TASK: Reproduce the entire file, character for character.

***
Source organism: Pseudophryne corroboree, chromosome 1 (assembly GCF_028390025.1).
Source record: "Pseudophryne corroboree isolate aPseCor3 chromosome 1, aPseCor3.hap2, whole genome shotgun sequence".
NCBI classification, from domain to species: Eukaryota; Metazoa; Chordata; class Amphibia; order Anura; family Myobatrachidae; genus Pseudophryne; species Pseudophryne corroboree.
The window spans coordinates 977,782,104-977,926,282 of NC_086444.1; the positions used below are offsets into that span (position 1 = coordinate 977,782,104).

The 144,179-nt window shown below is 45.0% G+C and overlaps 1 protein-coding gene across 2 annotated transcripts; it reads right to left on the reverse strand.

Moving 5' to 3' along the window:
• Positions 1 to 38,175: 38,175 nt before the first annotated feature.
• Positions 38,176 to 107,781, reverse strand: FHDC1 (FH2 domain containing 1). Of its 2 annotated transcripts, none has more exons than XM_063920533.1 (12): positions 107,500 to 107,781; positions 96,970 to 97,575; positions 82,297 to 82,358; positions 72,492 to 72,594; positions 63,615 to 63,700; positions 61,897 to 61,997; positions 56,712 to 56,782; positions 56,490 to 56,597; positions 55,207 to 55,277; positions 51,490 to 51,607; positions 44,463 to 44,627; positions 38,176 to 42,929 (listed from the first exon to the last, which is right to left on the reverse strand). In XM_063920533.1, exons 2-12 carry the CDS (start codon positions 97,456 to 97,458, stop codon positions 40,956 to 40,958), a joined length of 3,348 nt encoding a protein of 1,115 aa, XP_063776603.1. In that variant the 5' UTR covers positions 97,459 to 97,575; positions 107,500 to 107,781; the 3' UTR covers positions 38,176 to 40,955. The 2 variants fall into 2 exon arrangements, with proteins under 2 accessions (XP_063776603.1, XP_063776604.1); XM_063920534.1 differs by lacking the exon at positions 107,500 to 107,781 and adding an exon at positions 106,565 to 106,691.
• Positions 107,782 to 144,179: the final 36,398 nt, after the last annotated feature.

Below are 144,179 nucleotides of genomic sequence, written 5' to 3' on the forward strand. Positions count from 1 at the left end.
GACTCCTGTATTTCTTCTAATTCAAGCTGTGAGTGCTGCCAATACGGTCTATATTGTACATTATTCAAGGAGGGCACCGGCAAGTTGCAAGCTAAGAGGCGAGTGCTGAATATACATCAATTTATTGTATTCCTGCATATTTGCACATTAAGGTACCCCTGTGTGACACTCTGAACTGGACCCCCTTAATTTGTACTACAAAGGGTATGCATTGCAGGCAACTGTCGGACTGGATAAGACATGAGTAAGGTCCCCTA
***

Source organism: Pseudophryne corroboree, chromosome 1 (assembly GCF_028390025.1).
Source record: "Pseudophryne corroboree isolate aPseCor3 chromosome 1, aPseCor3.hap2, whole genome shotgun sequence".
NCBI classification, from domain to species: Eukaryota; Metazoa; Chordata; class Amphibia; order Anura; family Myobatrachidae; genus Pseudophryne; species Pseudophryne corroboree.
The window spans coordinates 977,782,104-977,926,282 of NC_086444.1; the positions used below are offsets into that span (position 1 = coordinate 977,782,104).

The 144,179-nt window shown below is 45.0% G+C and overlaps 1 protein-coding gene across 2 annotated transcripts; it reads right to left on the reverse strand.

Moving 5' to 3' along the window:
• Positions 1 to 38,175: 38,175 nt before the first annotated feature.
• Positions 38,176 to 107,781, reverse strand: FHDC1 (FH2 domain containing 1). Of its 2 annotated transcripts, none has more exons than XM_063920533.1 (12): positions 107,500 to 107,781; positions 96,970 to 97,575; positions 82,297 to 82,358; positions 72,492 to 72,594; positions 63,615 to 63,700; positions 61,897 to 61,997; positions 56,712 to 56,782; positions 56,490 to 56,597; positions 55,207 to 55,277; positions 51,490 to 51,607; positions 44,463 to 44,627; positions 38,176 to 42,929 (listed from the first exon to the last, which is right to left on the reverse strand). In XM_063920533.1, exons 2-12 carry the CDS (start codon positions 97,456 to 97,458, stop codon positions 40,956 to 40,958), a joined length of 3,348 nt encoding a protein of 1,115 aa, XP_063776603.1. In that variant the 5' UTR covers positions 97,459 to 97,575; positions 107,500 to 107,781; the 3' UTR covers positions 38,176 to 40,955. The 2 variants fall into 2 exon arrangements, with proteins under 2 accessions (XP_063776603.1, XP_063776604.1); XM_063920534.1 differs by lacking the exon at positions 107,500 to 107,781 and adding an exon at positions 106,565 to 106,691.
• Positions 107,782 to 144,179: the final 36,398 nt, after the last annotated feature.

Below are 144,179 nucleotides of genomic sequence, written 5' to 3' on the forward strand. Positions count from 1 at the left end.
GACTCCTGTATTTCTTCTAATTCAAGCTGTGAGTGCTGCCAATACGGTCTATATTGTACATTATTCAAGGAGGGCACCGGCAAGTTGCAAGCTAAGAGGCGAGTGCTGAATATACATCAATTTATTGTATTCCTGCATATTTGCACATTAAGGTACCCCTGTGTGACACTCTGAACTGGACCCCCTTAATTTGTACTACAAAGGGTATGCATTGCAGGCAACTGTCGGACTGGATAAGACATGAGTAAGGTCCCCTA